A wife, a daughter, a steady job. Yesterday Jim Molner was an ordinary guy. Today he’s a desperate man, frantically trying to save himself and his family, held hostage by a demented terrorist who’s demanding $500,000 not to detonate a bomb he’s planted on a domestic airliner. James Mason and Rod Steiger head an “A” cast in a jolting, psychology-driven thriller that, like The Desperate Hours, Suddenly and other 1950s films, turns home sweet home into the tense site of a family held hostage. Cry Terror! adds a sweaty layer of sexual tension as well, provided by Angie Dickinson as the terrorist’s sinuous moll and Neville Brand as his benny-addled henchman, salivating over Molner’s distraught wife (Inger Stevens). From Warner Brothers! Continue reading Andrew L. Stone – Cry Terror! (1958)
A Bank officer discovers a flaw in the U.S. extradition treaty with Brazil and decides to take advantage of it. On Friday, he steals a million dollars from the bank, knowing it won’t be missed until the bank opens on the following Monday.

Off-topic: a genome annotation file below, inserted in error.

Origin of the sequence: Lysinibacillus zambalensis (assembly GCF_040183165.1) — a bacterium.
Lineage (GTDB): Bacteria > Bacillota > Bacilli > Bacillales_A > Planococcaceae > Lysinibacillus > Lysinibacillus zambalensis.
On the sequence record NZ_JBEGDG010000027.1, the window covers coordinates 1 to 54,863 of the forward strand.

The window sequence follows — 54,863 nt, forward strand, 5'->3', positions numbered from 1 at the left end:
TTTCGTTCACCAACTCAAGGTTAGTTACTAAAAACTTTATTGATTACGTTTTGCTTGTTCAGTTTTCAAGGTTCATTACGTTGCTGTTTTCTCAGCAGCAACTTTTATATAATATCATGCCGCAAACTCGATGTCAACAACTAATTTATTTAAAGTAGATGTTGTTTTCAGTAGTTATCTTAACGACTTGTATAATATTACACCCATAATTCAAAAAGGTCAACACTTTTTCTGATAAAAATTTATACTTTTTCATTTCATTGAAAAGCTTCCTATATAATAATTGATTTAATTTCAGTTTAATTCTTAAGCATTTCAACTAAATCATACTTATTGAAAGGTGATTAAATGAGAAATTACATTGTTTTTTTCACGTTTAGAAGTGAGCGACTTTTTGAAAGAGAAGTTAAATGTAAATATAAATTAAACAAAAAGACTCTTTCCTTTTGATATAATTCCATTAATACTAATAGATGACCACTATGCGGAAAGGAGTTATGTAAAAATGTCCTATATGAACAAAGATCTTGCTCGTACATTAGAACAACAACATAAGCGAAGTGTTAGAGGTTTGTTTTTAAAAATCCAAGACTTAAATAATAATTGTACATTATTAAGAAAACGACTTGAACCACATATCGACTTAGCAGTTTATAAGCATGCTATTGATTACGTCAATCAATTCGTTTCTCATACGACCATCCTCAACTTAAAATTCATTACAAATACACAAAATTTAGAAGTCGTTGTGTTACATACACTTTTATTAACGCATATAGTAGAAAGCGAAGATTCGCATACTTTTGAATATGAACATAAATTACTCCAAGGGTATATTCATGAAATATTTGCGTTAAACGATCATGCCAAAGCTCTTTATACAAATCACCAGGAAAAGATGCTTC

He and his wife, who doesn’t know what he has done, then take a flight to Brazil. After some difficulties, they get as far as New Orleans, where his wife discovers the reason for their flight and what he has done. She leaves him and returns home. He is now alone with his conscience, and doesn’t know if he can get back and return the money to the bank’s vault before the start of business on Monday. Continue reading Andrew L. Stone – The Steel Trap (1952)
A group of escaped convicts take over a suburban home to evade the ongoing police manhunt, making the lives of the family living there a nightmare. The longer the men stay there, the more the tensions build and the more likely it becomes a tragedy will occur. Based on a real-life hostage-taking. Continue reading Andrew L. Stone – The Night Holds Terror (1955)